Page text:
Plutonium was dispersed worldwide from atmospheric testing of nuclear weapons conducted during the 1950s and ‘60s. The fallout from these tests left very low concentrations of plutonium in soils around the world.
Nuclear weapons production and testing facilities (Hanford, WA; Savannah River, GA; Rocky Flats, CO; and The Nevada Test Site, in the United States, and Mayak and Semi Plafinsk in the former Soviet Union), also released small amounts. Some releases have occurred in accidents with nuclear weapons, the reentry of satellites that used Pu-238, and from the Chernobyl nuclear reactor accident.
How does plutonium change in the environment?
All isotopes of plutonium undergo radioactive decay. As plutonium decays, it releases radiation and forms other radioactive isotopes. For example, Pu-238 emits an alpha particle and becomes uranium-234; Pu-239 emits an alpha particle and becomes uranium-235.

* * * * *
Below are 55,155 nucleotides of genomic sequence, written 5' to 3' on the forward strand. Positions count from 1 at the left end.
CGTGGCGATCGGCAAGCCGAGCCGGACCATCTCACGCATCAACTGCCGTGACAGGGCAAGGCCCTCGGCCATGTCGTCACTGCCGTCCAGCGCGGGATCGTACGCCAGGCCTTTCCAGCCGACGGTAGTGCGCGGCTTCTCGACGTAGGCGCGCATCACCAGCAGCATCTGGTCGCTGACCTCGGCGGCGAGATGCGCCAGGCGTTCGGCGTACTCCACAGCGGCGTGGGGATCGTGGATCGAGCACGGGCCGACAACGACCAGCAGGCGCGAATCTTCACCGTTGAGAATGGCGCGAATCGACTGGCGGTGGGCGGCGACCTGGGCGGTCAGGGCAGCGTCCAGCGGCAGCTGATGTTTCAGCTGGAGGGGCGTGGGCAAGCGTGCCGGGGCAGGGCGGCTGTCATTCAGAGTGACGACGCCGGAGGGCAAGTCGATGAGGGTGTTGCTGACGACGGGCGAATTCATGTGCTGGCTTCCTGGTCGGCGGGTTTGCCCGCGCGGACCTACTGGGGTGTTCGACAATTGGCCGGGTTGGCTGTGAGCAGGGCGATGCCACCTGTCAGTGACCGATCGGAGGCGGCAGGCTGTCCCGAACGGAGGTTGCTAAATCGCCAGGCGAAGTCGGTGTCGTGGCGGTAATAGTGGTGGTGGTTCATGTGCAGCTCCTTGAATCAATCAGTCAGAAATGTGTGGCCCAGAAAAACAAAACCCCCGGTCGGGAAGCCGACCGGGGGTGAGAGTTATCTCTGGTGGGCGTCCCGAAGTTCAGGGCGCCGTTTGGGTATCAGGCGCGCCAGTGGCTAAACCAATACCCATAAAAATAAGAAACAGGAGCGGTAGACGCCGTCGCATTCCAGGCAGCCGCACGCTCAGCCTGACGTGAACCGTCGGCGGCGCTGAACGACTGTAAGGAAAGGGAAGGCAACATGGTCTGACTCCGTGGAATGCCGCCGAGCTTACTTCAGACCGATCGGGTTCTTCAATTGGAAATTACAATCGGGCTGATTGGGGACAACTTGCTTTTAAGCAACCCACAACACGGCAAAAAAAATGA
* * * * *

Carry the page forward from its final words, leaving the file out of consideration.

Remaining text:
This process happens slowly since the half-life of plutonium isotopes tend to be relatively long: Pu-238 has a half-life of 87.7 years; Pu-239 has a half-life is 24,100 years, and Pu-240 has a half-life of 6,560 years. The decay process continues until a stable, non-radioactive element is formed.
How do people come in contact with plutonium?
Residual plutonium from atmospheric nuclear weapons testing is dispersed widely in the environment. As a result, virtually everyone comes into contact with extremely small amounts of plutonium.
People who live near nuclear weapons production or testing sites may have increased exposure to plutonium, primarily through particles in the air, but possibly from water as well. Plants growing in contaminated soil can absorb small amounts of plutonium.
How does plutonium get into the body?
People may inhale plutonium as a contaminant in dust. It can also be ingested with food or water. Most people have extremely low ingestion and inhalation of plutonium. However, people who live near government weapons production or testing facilities may have increased exposure. Plutonium exposure external to the body poses very little health risk.
What does plutonium do once it gets into the body?